Politics

Romney and Religion

In delivering his long anticipated “Mormon Speech” Thursday, Mitt Romney seemed ill at ease negotiating the treacherous minefields of religion and politics. He succeeded in avoiding a false step that would result in his destruction. But he failed to detonate any of the live explosives that may yet terminate his presidential candidacy.

Romney’s problem is not difficult to diagnose. He never has come close to being a leading rank-and-file choice for president by Republicans. He is simply not popular nationally, and one national pollster (with no personal animus against him) has told me that Romney is not electable. The overriding source of his difficulty is that over 30 percent of all voters say they cannot vote for any Mormon.

The strategic game plan: overcome his religious liability by using his ample bank roll and efficient organization to finish first in the Iowa caucuses Jan. 3 and the New Hampshire primary Jan. 8, and then capitalize on the momentum to sweep the board in subsequent primaries climaxing on Feb. 5. That sidesteps Romney’s Mormon problem. But the danger, recognized inside the Romney campaign, was a popular candidate overtaking him in Iowa and collapsing Romney’s house of cards.

It has happened, with startling speed, within the last two weeks. Mike Huckabee, the former Governor of Arkansas, has come from nowhere to overtake Romney in Iowa. The unusually high percentage of Evangelical Protestants among Iowa Republicans, leery of a Mormon, finally found a candidate they could agree upon. To them it apparently makes no difference that Gov. Romney governed as more of a conservative in Boston than Gov. Huckabee did in Little Rock.

Knowing that a defeat in Iowa would doom him, Romney overruled his advisers who wanted him to publicly address the religious problem only after he had won primary elections and was the de facto nominee for president. But Romney concluded there would be no tomorrow unless he acted and delivered a self-written speech.

It has been compared so often to Sen. John F. Kennedy’s famous 1960 religious speech that it would be useful to list the contrasts between them in order to understand the problems faced by Romney.

#Kennedy was the nominee of his party and by then its most popular personality nationally; Romney is fighting for the nomination, and is well down the party’s pecking order in popularity.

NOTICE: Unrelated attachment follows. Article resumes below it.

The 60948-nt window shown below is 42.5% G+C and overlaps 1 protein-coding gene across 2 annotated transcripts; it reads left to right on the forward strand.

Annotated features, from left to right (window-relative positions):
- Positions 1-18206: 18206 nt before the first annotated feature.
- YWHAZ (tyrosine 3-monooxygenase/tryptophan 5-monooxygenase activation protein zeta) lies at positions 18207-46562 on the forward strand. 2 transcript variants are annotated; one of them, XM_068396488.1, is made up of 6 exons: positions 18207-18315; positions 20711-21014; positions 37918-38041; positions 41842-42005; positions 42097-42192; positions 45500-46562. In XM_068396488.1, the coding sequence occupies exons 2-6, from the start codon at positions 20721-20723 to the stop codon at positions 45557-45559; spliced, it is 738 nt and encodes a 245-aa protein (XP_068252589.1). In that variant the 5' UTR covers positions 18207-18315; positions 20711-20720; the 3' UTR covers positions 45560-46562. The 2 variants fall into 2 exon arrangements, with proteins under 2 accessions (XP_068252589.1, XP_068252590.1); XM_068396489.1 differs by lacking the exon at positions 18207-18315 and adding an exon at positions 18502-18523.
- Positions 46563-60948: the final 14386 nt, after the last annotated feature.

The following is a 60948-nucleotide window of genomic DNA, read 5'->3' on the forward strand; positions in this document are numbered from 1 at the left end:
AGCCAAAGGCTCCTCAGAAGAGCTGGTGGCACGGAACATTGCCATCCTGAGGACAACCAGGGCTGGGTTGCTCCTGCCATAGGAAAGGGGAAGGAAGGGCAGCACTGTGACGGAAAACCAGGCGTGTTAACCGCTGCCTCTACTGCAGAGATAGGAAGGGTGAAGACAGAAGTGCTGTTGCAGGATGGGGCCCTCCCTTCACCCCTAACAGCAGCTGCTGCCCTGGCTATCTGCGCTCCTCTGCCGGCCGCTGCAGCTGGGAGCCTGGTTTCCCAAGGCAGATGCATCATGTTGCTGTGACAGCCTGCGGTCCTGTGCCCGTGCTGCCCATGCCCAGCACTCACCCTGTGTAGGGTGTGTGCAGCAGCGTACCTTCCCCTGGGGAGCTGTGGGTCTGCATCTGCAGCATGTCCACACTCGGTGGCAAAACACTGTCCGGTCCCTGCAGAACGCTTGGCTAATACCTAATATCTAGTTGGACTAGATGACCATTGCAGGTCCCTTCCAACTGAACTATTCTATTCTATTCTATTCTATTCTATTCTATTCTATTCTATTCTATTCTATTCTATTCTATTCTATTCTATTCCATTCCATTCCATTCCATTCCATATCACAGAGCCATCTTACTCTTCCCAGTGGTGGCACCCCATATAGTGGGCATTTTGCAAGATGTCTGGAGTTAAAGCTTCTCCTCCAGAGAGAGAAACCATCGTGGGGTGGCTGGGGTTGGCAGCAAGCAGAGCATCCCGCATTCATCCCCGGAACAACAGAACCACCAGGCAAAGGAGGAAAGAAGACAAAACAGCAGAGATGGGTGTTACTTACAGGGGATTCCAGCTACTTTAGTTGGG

#Kennedy had the sole task of convincing his visitors that he as president would not be taking orders from Rome; hardly anybody worries about Romney being directed by Salt Lake City.

#Kennedy was at best a casual Catholic and was not called on to defend his faith’s doctrine; Romney is a devout Mormon, practicing a religion that is derided as a cult and whose beliefs are under fire.

#Kennedy delivered his speech “in the belly of the beast” to Protestant preachers in Houston whose ranks included anti-Catholic bigots and who were permitted to ask questions; Romney spoke to a tame Republican audience at George H. W. Bush’s presidential library, with no questions asked.

Romney on Thursday faced the possibility of taking two highly lethal courses in dealing with his religious problem.

The first was to defend — and that would mean to explain — Mormon theology. Taking that course would have spelled disaster, and neither the candidate nor his advisers ever considered going down such a murky trail. To “describe and explain” his church’s “distinctive doctrines,” Romney said, “would enable the very religious test the founders prohibited in the Constitution.” That still left people phoning radio talk shows immediately after Romney’s speech to revile his religion.

The second was to deliver a vigorous declaration that there is no religious test for President for the United States. The problem there was that he might be put in the position of implying that anybody who votes against him is a bigot. Romney moved very gingerly into this dangerous territory. Early in his speech, he said: “A person should not be elected because of his faith. Nor should he be rejected because of his faith.” He let it go at that and did not press home that point.

Instead, Romney stressed the similarity between Mormonism — which he designated by name only one time — and other religions: “It is important to recognize that while differences in theology exist between the churches in America, we share a common creed of moral convictions.” As a salient sign of that commonality, he declares, “I believe that Jesus Christ is the Son of God and the Savior of mankind.” That is a close as he got to calling himself a Christian, a self-designation that would have generated an uproarious rebuttal from both Protestant and Catholic theologians.

Romney promised that “no authorities” of his church “will ever exert influence on presidential decisions”– an issue that was much more prominent 47 years ago in fears that Kennedy would be taking direction from the Pope.

The most sustained argument by Romney was that the Constitution was being misinterpreted to drive religion out of the public square. That appealed to religious conservatives without getting entangled in theological dogma.

Even Romney advisers who doubted the wisdom of Thursday’s speech hoped his speech would make their candidate appear presidential after his slugging match with Rudy Giuliani in the last presidential speech. He succeeded there. But he certainly did not perform an exorcism of the demons of religious prejudice who have infiltrated his presidential candidacy.


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